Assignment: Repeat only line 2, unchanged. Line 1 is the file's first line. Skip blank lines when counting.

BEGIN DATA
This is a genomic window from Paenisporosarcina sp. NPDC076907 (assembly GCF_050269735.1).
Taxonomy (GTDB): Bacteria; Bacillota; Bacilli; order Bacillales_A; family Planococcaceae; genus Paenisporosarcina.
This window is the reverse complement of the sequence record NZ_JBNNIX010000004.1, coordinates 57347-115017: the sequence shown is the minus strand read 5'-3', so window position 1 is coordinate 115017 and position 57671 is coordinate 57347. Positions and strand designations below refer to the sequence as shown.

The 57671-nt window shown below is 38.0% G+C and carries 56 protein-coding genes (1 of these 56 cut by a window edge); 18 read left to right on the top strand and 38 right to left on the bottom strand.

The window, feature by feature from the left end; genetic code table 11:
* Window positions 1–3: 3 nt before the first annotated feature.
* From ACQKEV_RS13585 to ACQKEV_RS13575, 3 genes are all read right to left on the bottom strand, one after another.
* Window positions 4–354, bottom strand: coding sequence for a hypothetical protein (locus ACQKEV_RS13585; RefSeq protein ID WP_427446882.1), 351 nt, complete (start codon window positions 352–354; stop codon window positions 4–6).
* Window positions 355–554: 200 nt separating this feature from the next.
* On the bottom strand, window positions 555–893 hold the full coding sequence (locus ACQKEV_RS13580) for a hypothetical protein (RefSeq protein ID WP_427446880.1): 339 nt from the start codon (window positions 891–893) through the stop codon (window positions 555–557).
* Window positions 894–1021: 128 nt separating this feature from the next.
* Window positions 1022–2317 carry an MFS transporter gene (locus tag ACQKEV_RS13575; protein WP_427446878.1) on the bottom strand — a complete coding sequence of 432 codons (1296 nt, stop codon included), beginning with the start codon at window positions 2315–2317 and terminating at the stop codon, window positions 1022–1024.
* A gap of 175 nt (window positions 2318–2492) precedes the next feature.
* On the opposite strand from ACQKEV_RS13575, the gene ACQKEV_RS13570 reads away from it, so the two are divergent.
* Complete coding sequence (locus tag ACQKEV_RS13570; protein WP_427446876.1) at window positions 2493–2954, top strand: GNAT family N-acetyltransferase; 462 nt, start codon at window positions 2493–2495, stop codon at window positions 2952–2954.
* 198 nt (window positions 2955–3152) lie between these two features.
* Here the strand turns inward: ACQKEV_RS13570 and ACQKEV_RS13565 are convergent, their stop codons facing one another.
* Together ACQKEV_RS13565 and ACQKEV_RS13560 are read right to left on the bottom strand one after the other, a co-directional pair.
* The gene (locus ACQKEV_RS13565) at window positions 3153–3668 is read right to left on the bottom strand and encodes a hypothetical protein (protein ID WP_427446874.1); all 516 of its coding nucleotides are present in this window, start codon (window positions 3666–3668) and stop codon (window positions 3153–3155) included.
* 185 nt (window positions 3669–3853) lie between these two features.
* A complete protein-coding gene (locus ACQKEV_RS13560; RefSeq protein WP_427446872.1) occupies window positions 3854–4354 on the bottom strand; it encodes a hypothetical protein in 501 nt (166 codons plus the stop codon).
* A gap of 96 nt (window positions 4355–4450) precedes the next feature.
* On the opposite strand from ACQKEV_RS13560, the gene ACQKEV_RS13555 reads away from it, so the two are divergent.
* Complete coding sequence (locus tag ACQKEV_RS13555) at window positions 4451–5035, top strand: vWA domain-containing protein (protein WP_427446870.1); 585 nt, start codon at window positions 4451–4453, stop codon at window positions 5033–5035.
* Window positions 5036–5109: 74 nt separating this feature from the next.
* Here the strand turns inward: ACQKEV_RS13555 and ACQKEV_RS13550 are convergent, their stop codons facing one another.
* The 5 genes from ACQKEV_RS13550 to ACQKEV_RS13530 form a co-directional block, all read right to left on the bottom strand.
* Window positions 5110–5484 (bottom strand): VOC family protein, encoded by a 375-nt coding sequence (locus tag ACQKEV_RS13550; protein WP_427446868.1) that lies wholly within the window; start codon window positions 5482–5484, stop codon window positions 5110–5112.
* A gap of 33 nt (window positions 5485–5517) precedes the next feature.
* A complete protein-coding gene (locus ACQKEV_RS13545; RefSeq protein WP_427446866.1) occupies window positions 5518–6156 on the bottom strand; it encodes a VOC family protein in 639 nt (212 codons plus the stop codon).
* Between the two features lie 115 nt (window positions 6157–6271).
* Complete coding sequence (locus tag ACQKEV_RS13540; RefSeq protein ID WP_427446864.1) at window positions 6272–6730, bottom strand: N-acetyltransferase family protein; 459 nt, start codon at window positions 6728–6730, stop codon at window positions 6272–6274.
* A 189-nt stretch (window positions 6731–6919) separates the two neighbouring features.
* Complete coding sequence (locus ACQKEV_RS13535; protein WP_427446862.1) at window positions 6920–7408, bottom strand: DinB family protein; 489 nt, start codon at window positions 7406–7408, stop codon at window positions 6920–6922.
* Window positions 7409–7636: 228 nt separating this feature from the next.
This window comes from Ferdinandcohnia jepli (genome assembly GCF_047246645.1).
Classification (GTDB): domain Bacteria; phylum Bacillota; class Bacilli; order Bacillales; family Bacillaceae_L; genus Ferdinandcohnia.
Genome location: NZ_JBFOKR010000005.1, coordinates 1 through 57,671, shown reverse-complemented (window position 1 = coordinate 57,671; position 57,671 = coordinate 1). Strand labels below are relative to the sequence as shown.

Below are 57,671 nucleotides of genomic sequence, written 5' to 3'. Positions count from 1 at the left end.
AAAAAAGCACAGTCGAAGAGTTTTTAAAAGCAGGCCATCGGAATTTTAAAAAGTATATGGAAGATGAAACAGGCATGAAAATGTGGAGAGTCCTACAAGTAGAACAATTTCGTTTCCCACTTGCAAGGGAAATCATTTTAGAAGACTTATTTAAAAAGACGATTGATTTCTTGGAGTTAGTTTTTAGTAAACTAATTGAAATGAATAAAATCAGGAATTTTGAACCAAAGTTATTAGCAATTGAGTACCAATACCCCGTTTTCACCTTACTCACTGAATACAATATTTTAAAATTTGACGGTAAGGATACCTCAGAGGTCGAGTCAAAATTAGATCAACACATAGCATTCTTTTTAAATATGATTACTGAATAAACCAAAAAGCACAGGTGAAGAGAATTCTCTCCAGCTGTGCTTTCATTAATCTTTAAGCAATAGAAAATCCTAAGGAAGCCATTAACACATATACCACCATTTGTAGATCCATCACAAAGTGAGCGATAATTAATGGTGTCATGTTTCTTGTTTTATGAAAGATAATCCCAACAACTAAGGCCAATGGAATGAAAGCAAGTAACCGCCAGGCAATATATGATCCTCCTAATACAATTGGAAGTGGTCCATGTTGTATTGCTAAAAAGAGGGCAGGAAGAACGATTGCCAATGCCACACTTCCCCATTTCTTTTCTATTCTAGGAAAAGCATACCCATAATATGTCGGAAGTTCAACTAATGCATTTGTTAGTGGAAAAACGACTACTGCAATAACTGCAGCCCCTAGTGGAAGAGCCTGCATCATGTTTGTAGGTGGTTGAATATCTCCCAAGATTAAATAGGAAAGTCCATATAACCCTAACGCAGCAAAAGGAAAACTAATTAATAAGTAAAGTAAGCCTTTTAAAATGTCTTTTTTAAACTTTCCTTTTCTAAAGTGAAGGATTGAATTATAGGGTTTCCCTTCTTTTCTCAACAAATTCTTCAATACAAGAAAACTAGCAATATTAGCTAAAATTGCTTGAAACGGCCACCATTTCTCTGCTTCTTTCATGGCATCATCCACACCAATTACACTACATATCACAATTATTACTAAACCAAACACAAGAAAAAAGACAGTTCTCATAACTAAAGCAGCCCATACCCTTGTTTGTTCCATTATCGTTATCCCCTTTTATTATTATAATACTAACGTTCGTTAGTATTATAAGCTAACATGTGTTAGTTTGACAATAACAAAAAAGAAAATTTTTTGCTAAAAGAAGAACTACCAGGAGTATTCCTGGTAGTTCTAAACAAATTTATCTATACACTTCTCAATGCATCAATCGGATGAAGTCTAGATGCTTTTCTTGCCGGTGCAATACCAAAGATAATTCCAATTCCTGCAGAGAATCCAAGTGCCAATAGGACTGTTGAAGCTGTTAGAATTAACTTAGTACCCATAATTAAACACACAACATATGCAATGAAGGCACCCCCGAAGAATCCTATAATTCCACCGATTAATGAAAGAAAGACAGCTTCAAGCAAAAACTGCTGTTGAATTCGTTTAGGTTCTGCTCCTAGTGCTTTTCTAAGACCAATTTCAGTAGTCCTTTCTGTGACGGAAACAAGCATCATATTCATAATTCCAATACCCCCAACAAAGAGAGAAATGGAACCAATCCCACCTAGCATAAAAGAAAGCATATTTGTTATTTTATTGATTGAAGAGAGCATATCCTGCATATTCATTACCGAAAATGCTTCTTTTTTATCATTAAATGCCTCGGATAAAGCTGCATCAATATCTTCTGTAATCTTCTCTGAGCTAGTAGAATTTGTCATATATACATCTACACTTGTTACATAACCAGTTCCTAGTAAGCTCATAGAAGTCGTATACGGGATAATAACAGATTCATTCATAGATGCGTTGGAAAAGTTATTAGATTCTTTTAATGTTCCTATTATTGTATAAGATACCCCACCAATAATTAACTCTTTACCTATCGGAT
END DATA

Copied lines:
Taxonomy (GTDB): Bacteria; Bacillota; Bacilli; order Bacillales_A; family Planococcaceae; genus Paenisporosarcina.